I have been a cataract surgeon for over a decade now, and with that experience, I am usually fairly accurate in my clinical assessment of how well my patient will fare after surgery. Occasionally I am surprised myself by the outcomes, just like I was on a case I operated on last week.
Mdm C is not your typical patient. She presented to me with poor vision in the right eye, and on examination she did indeed have a cataract in that eye. However, she was also markedly short sighted in that eye, and had been so since childhood. Her spectacle degree in that eye was 750 degrees, with astigmatism of 225 degrees. Her vision was perfect in the left eye without glasses. Due to the large imbalance between spectacle degrees of both eyes, she had lived her life without glasses and relied heavily on the left eye, and had lived with poor vision in the right eye for decades.
In this case, there is a high chance that she has developed a lazy eye in the right eye. In childhood, vision must be good in both eyes in order for pathways between the eye and brain to develop normally. If vision is better in one eye, the poorer eye will become “lazy” and the pathways to the brain will not develop normally. This is a condition known as amblyopia. Pathways mature when a child reaches the age of 8, and beyond that age, the vision in the lazy eye cannot be improved.
In Mdm C’s case, I felt that the likelihood was high that she had amblyopia in the right eye, as she had been highly short sighted in that eye all her life. As a result, even with cataract surgery, I felt her vision would not be as good as her left eye.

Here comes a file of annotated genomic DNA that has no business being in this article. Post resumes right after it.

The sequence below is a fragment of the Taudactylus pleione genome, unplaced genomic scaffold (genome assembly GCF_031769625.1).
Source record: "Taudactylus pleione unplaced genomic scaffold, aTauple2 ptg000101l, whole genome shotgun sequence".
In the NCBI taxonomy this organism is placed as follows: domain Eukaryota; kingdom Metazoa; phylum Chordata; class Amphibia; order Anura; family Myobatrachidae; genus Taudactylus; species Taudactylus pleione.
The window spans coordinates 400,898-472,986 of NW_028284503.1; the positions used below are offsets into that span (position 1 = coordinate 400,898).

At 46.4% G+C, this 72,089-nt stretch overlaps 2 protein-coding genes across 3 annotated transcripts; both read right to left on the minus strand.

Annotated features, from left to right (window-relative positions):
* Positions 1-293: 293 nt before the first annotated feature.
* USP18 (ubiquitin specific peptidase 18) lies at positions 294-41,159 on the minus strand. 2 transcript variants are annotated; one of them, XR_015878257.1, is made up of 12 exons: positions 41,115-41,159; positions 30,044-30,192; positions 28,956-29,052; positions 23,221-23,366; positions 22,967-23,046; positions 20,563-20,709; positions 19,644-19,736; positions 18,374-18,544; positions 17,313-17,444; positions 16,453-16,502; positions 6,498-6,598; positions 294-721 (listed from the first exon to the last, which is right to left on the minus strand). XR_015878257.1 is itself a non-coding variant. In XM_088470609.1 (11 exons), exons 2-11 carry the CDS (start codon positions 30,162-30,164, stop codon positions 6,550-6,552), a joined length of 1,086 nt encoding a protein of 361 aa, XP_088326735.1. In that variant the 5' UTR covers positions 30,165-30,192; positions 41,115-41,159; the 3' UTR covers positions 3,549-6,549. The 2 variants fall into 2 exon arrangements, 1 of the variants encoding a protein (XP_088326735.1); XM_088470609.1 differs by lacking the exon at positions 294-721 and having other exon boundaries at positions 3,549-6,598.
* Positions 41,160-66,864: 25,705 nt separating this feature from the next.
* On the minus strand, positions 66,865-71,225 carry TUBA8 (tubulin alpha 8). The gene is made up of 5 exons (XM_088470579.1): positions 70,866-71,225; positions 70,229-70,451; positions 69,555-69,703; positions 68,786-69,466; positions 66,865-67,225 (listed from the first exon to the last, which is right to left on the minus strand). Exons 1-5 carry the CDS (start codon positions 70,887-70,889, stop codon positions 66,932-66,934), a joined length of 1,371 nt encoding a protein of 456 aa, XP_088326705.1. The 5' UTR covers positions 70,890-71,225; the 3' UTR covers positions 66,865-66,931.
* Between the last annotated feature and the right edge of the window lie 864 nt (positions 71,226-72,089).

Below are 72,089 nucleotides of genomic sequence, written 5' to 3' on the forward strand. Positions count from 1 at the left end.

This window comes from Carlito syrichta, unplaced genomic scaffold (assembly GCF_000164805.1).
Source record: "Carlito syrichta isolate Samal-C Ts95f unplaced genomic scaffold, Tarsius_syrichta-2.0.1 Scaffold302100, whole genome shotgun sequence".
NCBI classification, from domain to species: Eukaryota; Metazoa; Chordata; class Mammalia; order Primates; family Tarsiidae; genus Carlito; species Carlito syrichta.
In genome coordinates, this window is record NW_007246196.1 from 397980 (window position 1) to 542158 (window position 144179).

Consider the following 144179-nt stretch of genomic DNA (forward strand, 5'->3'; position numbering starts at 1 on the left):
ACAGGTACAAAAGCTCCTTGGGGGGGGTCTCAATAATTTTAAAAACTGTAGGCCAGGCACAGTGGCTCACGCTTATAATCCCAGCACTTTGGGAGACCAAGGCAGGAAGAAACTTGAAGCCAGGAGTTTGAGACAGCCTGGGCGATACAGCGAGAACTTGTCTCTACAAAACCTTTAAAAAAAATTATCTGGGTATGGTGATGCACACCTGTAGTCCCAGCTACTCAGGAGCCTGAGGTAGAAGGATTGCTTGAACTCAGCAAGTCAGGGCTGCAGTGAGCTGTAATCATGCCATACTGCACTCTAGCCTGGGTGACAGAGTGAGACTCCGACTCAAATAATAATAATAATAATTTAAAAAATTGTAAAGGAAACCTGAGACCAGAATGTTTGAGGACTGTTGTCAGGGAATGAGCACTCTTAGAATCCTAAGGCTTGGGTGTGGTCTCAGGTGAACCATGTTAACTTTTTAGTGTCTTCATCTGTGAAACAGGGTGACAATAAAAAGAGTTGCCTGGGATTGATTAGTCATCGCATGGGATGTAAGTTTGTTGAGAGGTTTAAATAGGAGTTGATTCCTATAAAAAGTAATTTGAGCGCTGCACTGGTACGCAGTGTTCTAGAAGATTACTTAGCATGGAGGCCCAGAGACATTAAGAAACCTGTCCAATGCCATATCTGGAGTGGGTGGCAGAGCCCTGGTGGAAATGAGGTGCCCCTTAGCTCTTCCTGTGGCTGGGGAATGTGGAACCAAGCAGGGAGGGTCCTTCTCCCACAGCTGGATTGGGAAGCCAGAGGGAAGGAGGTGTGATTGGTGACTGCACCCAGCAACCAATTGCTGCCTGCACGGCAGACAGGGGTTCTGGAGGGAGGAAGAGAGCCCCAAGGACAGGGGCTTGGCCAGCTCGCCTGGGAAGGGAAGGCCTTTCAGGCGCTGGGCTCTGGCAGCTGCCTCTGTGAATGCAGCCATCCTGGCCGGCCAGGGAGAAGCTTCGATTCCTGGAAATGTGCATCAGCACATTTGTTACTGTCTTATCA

I discussed this at length with her and her son, explaining to them the benefits and risks of cataract surgery, as well as my concerns that her vision would not be perfect in the right eye even after surgery. However, as her vision in the right eye was very poor, she decided to proceed with surgery despite the guarded prognosis. Her vision was 6/120- she was only able to see the biggest letter on the chart.
Surgery proceeded uneventfully. I removed the cataract and implanted a toric intraocular lens in the right eye, which corrects for both short sightedness as well as astigmatism.
She returned for review on the first postoperative day. When I opened her chart, I thought I had the wrong patient. Her vision in the right eye was 6/6- perfect vision!
Mdm C was ecstatic. She had not seen well in the right eye for decades as it had always been highly short sighted, and had never worn glasses or contact lenses in that eye. For the first time in her life, she had good vision in both eyes.
I had been wrong about my assessment that she had a right lazy eye- and I had never been so happy to have made a misdiagnosis.
I am always delighted when my patients achieve good outcomes, there is nothing more satisfying to me than restoring vision to my patients. When outcomes exceed expectations, I can only be humble and grateful, to God for whom nothing is impossible, and to my patients, for putting their faith in me, and giving me the privilege of being their cataract surgeon.